The original Universities UK bailout proposal was understandably light on detail.
Thrown together in a matter of days as the potential impact of Covid-19 on the sector between clear – the 10 April publication included a lot of very general statements. Clearly as discussions continued the idea was to flesh them out.
Unfortunately, although discussions are ongoing, the idea of a sector specific bailout appears not to have landed as well in the Treasury as was hoped. Instead of a specific offer based on the needs identified by Universities UK, universities were encouraged to make use of the other remedies available to businesses in the rest of the economy. We don’t know yet how many providers have applied for government funding, and how many have furloughed staff, but financial issues for the sector will largely become apparent in the autumn – when the damage to student recruitment becomes apparent – rather than now when the emergency provisions are available.
The key and the secret
This latest update to the bailout comes the day of the Commons Education Committee – the first chance since the seriousness of Covid-19 became apparent for MPs to hold Gavin Williamson to account. It focuses on sector support for current and future key workers in the public sector. The scope of this is provision covering medicine, nursing, other healthcare related subjects, social work, and teaching – and the approach is three pronged:
- For students, a new £10k maintenance grant (possibly means tested), and fee loan forgiveness (at a potential cost of around £250m) for those who stay in their profession for at least five years.
- For providers, an uplift to OfS recurrent funding streams linked to these subjects (in the same way as the current “high cost subjects” allocation works) and a new Public Services in Higher Education capital fund (estimated at £500m) to cover infrastructure investment.
- And for current and reserve key workers, a new professional development programme to enhance skills, paid for through an increase to staffing budgets
You may have forgotten within the Covid-19 pandemic emergency measures that we were preparing ourselves for a major consultation on the OfS’s funding method this spring – this was expected to take a more planned approach to OfS spending on student subsidies, with an eye on both preserving useful and rare provision and amping up socially useful subject provision. In a way, this new proposal could be seen as a repurposed submission to this expected review, as it asks the government specifically to invest in areas of provision deemed important.
By focusing on the risks to the supply of new professional entrants in key areas, this proposal also addresses shortages based on other policy decisions – in particular the end of nursing bursaries (even though the maintenance grant has returned, nurses still pay fees on their courses since 2016), and the impact of an already expected decline in EU worker migration due to brexit. There may also be some rueful consideration of the decline in teacher training at universities, itself a policy decision made by the current Chancellor of the Duchy of Lancaster, advised by the current Prime Minister’s Advisor.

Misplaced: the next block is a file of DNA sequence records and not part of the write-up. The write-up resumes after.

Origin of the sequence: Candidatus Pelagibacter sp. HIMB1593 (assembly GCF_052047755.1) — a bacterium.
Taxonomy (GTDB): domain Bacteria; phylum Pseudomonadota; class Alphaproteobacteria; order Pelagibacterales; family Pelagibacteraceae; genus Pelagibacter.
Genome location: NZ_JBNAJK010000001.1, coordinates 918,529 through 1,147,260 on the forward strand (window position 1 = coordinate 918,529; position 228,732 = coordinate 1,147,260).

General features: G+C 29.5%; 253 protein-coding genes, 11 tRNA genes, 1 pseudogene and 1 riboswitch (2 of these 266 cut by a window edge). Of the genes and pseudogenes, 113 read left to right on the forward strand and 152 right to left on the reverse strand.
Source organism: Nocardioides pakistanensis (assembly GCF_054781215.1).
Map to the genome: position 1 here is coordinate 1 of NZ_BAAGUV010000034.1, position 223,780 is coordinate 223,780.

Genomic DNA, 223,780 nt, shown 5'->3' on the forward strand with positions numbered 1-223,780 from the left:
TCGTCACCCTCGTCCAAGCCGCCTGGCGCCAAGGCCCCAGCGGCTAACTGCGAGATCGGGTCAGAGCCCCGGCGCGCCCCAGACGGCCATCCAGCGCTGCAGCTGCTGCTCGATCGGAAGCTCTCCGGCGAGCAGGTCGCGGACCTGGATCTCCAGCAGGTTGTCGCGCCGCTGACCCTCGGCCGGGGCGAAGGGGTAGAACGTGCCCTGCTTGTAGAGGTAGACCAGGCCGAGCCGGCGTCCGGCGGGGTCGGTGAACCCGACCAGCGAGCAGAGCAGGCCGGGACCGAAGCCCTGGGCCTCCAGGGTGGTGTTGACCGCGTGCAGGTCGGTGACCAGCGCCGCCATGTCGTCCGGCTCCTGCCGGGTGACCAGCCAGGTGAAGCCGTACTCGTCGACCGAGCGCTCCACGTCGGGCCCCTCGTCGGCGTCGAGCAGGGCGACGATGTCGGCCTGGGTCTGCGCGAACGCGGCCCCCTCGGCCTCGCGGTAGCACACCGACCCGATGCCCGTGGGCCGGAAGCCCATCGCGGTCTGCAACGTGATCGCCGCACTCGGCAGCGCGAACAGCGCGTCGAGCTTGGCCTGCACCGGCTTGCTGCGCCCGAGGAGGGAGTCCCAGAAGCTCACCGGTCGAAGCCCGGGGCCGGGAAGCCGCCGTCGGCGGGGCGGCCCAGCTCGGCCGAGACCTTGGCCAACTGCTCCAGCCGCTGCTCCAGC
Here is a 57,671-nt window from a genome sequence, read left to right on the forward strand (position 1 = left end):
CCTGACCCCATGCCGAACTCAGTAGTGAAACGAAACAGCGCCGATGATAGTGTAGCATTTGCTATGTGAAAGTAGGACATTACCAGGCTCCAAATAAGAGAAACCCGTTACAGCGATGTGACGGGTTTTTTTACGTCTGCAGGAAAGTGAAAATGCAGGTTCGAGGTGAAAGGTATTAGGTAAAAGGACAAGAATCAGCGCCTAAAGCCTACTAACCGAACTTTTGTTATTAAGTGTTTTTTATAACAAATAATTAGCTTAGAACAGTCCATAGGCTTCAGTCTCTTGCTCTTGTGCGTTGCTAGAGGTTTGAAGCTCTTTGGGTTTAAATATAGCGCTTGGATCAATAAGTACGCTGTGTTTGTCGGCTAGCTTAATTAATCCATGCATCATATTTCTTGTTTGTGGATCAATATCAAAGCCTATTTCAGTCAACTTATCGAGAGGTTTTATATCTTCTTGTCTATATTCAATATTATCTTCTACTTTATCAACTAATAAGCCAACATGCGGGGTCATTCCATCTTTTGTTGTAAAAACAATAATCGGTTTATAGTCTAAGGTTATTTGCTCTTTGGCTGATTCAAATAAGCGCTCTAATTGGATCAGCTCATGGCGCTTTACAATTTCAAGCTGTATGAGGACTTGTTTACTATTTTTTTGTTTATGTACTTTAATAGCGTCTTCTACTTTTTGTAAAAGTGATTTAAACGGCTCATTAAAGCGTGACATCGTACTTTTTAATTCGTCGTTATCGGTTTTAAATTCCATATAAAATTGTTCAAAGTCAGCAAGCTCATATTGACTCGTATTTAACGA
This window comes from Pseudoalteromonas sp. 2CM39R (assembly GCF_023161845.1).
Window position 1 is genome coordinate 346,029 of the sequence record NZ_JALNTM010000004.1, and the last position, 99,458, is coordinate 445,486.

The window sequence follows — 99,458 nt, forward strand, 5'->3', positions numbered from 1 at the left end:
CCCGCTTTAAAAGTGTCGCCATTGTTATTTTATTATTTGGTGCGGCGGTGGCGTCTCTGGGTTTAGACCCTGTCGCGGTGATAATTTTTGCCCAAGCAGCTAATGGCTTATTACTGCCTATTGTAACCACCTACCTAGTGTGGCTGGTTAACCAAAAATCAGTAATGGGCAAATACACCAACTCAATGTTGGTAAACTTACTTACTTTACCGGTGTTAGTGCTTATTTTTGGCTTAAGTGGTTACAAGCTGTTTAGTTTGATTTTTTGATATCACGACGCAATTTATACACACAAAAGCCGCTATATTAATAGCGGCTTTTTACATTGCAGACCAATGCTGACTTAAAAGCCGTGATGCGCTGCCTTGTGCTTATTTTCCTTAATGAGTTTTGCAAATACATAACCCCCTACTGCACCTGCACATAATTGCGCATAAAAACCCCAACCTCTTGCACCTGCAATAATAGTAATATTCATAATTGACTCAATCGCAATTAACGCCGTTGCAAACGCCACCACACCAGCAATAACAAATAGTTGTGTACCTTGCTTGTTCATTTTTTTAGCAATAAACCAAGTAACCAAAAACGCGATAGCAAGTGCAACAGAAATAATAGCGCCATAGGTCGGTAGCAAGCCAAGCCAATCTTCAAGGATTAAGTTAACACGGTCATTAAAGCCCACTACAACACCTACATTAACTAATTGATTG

Cap in hand
The proposal also addresses an impact of the wider UUK bailout plan, seeking the removal of “key worker” subjects from the proposed cap on recruitment in 2020. This brings more nurses (for example) into the courses, and the expectation is the additional funds for providers and students would help keep them there, with the proposed fee loan forgiveness helping them stay in post for longer.
You’ll recall during the election the infamous 50,000 extra nurses promise inadvertently highlighted the problems nursing has with attrition and burn out. Similar issues exist in other key worker areas, particularly in social work and teaching. The offer of professional development may go some way to help this, as will the fee forgiveness lock in – but sadly workload, stress, and low pay are outside of what universities can address.
I’d also love to have seen it made clearer that these important measures would only make sense in an environment where the majority of HE providers are financially viable in the short-to-medium turn. We do not currently live in such an environment, and although the main bailout measures would go some way to addressing these circumstances they would not go all the way.
The popular idea of the “key workers” we spend each Thursday evening applauding is focused on healthcare and teaching – but there are other essential skills that we need to invest in post-Covid (logistics, for me, is a glaringly obvious example – retail management is another, and agriculture a third) and it would have been nice to see some wider thinking on future needs. There is, after all, a queue of sectors that have a claim on emergency government funds – right now universities are not, with the best will in the world, at the head of that queue but they can support those who are or should be.
But overall this is a welcome and thoughtful intervention – and serves to highlight the contribution universities can make and have been making to the UK’s response to the Covid-19 pandemic.